The wait is over, and the news is good.
Late Monday evening, Pulaski County was added to the ever-growing list of Kentucky counties designated federal disaster areas, which means residents affected by the floods from earlier this month will be able to seek federal assistance for cleanup and repair efforts.
“We’re relieved to have an answer,” said Pulaski County Executive Secretary Tiffany Finley, who worked alongside federal and local officials in seeking assistance.
Finley, along with Pulaski County Public Safety Director Tiger Robinson, toured several sites, both public and private, in the area on Thursday, May 13 with Federal Emergency Management Agency (FEMA) assessment members.
During Tuesday’s Pulaski County Fiscal Court meeting, Robinson announced the declaration, stating that hundreds of homes were affected by the floods that swept through the area on the weekend of May 1 and 2.
Finley said Pulaski County Judge-executive Barty Bullock’s office had fielded approximately 200 phone calls between the May 3 emergency declaration by local governments and Monday.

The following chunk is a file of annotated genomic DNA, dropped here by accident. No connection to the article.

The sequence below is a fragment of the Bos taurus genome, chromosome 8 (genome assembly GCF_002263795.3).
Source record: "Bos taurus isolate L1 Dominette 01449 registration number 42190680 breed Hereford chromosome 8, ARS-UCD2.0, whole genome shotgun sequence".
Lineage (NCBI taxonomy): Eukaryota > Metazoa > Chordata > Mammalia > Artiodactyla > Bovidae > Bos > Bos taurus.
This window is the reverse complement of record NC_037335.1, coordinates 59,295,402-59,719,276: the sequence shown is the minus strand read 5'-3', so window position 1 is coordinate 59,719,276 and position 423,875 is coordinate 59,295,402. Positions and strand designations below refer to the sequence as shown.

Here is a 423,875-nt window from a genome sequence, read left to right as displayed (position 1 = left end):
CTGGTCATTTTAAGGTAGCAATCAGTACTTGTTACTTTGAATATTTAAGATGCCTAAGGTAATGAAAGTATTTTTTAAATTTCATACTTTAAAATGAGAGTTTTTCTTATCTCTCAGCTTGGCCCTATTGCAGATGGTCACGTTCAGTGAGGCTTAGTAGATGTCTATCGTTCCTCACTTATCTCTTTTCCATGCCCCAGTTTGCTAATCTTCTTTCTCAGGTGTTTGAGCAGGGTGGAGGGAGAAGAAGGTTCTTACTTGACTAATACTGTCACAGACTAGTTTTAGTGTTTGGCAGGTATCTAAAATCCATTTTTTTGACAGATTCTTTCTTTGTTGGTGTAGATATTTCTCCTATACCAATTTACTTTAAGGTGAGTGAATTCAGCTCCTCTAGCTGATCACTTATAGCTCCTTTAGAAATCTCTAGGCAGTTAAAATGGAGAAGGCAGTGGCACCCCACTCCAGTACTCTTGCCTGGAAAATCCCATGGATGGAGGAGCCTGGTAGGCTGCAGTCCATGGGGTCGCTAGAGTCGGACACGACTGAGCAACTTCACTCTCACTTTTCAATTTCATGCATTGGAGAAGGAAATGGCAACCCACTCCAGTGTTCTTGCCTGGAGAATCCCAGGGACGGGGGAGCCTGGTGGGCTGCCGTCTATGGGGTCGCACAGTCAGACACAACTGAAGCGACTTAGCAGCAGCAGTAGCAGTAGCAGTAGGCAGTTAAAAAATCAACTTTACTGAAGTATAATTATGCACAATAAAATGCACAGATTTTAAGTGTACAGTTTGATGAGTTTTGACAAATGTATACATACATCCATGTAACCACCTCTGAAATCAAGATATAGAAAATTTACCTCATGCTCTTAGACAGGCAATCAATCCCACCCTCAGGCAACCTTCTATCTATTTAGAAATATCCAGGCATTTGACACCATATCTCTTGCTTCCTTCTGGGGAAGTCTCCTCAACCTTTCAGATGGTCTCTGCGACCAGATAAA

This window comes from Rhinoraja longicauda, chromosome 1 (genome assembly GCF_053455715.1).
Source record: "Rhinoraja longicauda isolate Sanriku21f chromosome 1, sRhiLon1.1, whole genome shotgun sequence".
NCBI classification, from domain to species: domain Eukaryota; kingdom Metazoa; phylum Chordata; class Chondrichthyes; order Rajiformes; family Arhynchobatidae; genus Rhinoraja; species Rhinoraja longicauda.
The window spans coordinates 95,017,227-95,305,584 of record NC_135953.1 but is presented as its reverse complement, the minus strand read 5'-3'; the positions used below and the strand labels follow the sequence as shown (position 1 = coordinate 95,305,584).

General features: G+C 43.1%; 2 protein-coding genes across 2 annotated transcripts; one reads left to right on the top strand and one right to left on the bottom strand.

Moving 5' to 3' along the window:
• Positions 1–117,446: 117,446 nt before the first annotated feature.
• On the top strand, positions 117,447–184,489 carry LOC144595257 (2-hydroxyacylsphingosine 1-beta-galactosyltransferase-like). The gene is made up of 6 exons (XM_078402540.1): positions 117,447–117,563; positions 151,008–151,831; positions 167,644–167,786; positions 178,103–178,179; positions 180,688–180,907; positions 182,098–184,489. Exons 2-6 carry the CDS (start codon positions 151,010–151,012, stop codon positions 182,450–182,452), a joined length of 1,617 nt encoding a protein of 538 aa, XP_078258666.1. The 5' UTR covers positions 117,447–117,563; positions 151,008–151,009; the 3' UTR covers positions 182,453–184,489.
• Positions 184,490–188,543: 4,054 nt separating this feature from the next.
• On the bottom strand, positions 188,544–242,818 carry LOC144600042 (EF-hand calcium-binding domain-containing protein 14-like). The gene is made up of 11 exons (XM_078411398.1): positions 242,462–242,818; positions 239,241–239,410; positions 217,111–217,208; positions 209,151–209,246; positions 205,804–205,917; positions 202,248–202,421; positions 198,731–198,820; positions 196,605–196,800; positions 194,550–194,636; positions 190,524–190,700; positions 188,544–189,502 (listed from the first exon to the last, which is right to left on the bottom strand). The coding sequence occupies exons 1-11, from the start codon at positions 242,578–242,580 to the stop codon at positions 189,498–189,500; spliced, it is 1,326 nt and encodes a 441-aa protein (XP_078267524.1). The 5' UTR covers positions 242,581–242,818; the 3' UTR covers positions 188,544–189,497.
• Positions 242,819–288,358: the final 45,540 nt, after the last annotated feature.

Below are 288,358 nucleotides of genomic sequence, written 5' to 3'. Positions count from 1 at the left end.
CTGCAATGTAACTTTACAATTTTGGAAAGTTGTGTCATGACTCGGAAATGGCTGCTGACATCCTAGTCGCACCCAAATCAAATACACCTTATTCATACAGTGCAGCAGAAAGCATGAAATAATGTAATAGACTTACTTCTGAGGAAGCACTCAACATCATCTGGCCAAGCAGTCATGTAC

“We’re excited that the wait is over and people can register with FEMA and hopefully get the help they need,” Finley said.
The storm system that dumped between five and seven inches of rain on the area caused disastrous flooding in other areas of the state, and several counties had already been declared disaster areas before Pulaski was added to the list, including Adair, Bath, Boyd, Carter, Casey, Franklin, Greenup, Lewis, Lincoln, Logan, Madison, Marion, Mercer, Metcalfe, Rockcastle, Rowan, and Woodford counties.
Several deaths had been reported in the state in connection with the floods, but no injuries were reported in Pulaski County during the initial rains, even though several high-water rescues took place.
Rescuers were dispatched to Shopville on Monday, May 3, to aid three men who attempted to kayak in the flooded waters of a creek. They were able to get to safety, but 18-year-old Jonathan Tyler Pickerell was killed when his kayak overturned while he was crossing the Fishing Creek area of Lake Cumberland on Wednesday, May 5.